This report presents new data illustrating how the combination of rising rents and stagnant incomes is straining household budgets and stifling opportunity for all but the very wealthy in the nine-county Bay Area, raising serious questions about the sustainability of the region’s economy. The report was developed as part of the Bay Area Equity Atlas partnership between PolicyLink, the San Francisco Foundation, and the Program for Environmental and Regional Equity at the University of Southern California (PERE). Key findings include:

  • Between 2000 and 2016, rents increased 24 percent while renter incomes rose just 9 percent.
  • There are 480,000 economically insecure renter households in the region that are paying $9,000 too much for housing per year, on average.
  • A family of two full-time workers each making $15/hour can only afford market rent in 5 percent of Bay Area neighborhoods.
  • 92 percent of these neighborhoods affordable to working-class families are rated "very low opportunity" on a comprehensive index of neighborhood opportunity.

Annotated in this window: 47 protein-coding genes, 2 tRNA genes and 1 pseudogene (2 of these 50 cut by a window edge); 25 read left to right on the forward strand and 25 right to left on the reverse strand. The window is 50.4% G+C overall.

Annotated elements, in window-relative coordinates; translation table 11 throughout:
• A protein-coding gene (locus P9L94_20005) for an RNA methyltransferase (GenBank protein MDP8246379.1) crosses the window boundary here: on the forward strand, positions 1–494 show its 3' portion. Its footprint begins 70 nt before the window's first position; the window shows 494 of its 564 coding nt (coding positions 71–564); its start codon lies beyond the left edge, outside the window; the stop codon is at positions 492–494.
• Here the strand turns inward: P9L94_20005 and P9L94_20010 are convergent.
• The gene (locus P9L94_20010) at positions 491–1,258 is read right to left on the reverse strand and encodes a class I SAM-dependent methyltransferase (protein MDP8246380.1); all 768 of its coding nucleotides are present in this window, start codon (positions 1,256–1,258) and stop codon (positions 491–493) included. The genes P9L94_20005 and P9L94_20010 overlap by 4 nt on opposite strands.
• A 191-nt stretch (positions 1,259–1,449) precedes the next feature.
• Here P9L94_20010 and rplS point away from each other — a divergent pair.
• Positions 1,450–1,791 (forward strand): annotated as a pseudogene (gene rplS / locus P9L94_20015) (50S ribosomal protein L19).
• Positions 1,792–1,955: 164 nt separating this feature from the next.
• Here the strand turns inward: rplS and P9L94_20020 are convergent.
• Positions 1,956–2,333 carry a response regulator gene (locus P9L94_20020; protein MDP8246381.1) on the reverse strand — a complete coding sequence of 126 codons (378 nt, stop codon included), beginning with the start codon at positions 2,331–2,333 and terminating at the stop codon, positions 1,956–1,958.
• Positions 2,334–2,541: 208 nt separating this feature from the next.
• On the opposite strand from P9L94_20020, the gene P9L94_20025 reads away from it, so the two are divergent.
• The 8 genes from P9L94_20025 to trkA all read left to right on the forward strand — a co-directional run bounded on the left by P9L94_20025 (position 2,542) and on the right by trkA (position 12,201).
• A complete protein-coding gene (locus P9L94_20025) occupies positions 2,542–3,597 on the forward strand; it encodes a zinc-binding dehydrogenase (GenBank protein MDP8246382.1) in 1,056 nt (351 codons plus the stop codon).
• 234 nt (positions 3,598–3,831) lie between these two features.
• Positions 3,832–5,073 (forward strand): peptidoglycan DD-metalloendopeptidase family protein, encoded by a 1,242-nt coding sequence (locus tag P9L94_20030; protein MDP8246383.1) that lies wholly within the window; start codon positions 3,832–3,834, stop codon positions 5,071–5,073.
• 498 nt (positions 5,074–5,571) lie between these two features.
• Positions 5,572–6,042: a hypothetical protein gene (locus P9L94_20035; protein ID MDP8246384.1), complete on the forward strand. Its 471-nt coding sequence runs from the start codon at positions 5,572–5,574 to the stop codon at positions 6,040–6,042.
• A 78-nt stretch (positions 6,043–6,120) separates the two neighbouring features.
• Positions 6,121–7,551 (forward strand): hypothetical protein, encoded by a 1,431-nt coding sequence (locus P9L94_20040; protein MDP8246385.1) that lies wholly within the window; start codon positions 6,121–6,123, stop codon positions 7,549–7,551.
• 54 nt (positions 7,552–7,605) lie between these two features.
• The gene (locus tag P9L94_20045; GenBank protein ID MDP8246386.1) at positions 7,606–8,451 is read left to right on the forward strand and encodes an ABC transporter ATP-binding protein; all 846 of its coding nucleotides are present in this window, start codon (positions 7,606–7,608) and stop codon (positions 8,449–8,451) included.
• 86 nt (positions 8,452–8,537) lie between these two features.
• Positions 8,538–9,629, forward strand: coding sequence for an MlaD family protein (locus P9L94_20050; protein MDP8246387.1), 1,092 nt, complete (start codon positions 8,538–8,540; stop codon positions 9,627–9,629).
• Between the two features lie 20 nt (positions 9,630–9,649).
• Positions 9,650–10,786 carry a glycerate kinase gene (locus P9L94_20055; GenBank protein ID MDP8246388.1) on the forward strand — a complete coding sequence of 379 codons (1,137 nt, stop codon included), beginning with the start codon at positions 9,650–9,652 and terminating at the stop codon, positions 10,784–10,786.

How are people using this data? The analyses in this report served as the basis for factsheets and maps developed with Working Partnerships, Urban Habitat, and EBASE to support their tenant protection policy campaigns. The Bay Area Economic Council used this data in their report analyzing policy solutions to the housing crisis in Alameda County. KQED Forum host Michael Krasny used it to open up his conversation with housing activist Randy Shaw about his book Generation Priced Out. The Partnership for the Bay's Future used our data to frame the need for investment in housing solutions.

Media mentions: Housing Is Key to Bay Area's Economic Future, Study Finds (Philanthropy News Digest), New Report Examines the Bay Area's Broken Housing Market (Planetizen), World Journal

Building an Inclusive Health Workforce in California: A Statewide Policy Agenda